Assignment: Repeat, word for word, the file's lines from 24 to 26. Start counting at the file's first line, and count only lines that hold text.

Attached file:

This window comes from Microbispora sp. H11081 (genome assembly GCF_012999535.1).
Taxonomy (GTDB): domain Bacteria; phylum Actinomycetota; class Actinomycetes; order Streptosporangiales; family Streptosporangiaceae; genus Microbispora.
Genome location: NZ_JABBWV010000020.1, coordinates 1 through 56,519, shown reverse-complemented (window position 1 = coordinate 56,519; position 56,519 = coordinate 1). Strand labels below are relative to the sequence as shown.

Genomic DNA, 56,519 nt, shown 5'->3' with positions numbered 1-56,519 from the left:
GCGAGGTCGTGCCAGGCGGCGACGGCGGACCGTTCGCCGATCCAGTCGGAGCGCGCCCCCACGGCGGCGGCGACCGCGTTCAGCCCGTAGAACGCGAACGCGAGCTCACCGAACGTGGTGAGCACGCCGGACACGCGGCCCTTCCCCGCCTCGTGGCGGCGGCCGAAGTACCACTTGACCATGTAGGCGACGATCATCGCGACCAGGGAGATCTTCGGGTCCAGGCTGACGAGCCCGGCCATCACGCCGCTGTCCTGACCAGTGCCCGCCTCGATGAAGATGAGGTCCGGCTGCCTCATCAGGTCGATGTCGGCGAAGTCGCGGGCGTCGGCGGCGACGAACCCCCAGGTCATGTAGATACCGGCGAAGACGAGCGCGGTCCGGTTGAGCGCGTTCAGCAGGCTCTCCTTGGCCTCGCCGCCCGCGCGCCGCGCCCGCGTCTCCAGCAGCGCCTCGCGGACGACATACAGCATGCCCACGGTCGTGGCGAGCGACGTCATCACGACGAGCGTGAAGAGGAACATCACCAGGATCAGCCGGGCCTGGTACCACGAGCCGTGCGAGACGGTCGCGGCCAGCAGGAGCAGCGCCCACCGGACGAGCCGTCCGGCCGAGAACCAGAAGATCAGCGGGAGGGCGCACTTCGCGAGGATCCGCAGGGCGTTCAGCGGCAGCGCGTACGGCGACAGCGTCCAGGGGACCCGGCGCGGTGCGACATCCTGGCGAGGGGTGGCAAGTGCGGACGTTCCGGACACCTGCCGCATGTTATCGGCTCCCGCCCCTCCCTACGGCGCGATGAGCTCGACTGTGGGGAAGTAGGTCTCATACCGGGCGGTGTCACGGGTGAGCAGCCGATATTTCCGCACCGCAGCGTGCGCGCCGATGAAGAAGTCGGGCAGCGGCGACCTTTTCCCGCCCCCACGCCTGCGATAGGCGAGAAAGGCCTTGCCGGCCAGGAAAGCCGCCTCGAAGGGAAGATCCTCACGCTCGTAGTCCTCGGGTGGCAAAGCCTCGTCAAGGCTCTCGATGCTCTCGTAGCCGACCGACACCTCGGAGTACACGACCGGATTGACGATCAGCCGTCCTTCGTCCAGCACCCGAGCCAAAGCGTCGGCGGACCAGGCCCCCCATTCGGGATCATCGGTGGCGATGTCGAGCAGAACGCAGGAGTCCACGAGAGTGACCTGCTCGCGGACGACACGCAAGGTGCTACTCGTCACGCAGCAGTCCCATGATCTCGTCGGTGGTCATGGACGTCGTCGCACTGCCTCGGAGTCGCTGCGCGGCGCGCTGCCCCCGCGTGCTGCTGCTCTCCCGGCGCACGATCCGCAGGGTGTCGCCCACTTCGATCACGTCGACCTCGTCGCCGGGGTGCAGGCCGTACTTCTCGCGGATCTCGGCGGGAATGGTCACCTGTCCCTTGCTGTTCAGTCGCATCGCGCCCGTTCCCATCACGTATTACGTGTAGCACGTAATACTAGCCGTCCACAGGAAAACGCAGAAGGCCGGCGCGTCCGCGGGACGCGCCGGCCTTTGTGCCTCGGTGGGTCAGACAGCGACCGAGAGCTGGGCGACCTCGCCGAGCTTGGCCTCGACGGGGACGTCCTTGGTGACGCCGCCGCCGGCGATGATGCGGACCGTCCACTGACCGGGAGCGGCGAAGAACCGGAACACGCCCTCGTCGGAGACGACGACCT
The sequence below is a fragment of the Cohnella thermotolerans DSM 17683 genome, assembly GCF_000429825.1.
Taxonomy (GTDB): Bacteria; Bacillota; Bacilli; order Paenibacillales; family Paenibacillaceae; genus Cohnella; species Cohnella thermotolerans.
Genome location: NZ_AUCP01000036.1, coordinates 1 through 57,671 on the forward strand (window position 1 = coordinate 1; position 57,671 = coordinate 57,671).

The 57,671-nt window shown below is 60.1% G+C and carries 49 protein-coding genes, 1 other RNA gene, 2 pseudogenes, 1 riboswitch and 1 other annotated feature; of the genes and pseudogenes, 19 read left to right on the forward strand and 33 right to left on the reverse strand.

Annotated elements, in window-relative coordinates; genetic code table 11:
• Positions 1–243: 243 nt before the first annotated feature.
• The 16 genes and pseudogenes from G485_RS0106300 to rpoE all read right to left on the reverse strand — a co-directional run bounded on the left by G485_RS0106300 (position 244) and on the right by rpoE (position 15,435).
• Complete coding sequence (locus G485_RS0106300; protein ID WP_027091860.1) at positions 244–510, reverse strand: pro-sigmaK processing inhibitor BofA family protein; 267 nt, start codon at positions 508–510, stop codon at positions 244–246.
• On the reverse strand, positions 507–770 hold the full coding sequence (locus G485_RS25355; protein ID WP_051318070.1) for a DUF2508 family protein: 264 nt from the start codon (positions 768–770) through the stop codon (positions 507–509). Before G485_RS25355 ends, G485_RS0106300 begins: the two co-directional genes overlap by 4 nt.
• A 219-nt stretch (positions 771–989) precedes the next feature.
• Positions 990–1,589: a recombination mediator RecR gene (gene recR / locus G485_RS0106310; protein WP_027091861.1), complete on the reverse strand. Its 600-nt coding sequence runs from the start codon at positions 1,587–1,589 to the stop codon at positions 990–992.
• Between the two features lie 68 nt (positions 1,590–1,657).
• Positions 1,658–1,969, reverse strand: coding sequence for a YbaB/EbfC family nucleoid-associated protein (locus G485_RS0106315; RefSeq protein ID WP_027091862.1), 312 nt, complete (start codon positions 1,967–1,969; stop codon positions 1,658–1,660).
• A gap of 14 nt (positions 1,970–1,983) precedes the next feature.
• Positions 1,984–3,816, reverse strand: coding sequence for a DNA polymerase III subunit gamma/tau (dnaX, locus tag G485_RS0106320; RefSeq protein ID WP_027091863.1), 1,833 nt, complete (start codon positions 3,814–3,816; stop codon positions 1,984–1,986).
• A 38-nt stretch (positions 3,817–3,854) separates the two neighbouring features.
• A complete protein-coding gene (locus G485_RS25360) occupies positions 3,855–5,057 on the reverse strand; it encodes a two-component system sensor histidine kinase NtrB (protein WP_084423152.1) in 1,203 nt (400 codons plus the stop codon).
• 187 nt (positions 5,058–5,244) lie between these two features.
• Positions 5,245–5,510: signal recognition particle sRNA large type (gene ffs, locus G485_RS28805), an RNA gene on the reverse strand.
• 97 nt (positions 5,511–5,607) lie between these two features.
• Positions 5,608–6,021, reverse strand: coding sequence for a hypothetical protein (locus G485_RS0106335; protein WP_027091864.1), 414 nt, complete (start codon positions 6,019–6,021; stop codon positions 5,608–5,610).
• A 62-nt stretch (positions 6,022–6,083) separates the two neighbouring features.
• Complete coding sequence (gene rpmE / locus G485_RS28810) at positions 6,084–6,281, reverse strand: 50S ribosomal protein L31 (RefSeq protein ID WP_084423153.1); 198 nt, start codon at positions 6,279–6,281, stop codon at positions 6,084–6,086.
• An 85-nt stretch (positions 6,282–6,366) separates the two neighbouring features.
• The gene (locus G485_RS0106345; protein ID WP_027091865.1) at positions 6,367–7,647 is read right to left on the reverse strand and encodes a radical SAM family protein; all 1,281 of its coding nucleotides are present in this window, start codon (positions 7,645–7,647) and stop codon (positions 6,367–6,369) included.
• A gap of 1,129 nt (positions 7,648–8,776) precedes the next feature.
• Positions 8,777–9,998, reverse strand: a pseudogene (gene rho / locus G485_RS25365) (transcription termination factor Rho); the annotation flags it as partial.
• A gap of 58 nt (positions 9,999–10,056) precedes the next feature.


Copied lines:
• Positions 5,245–5,510: signal recognition particle sRNA large type (gene ffs, locus G485_RS28805), an RNA gene on the reverse strand.
• 97 nt (positions 5,511–5,607) lie between these two features.
• Positions 5,608–6,021, reverse strand: coding sequence for a hypothetical protein (locus G485_RS0106335; protein WP_027091864.1), 414 nt, complete (start codon positions 6,019–6,021; stop codon positions 5,608–5,610).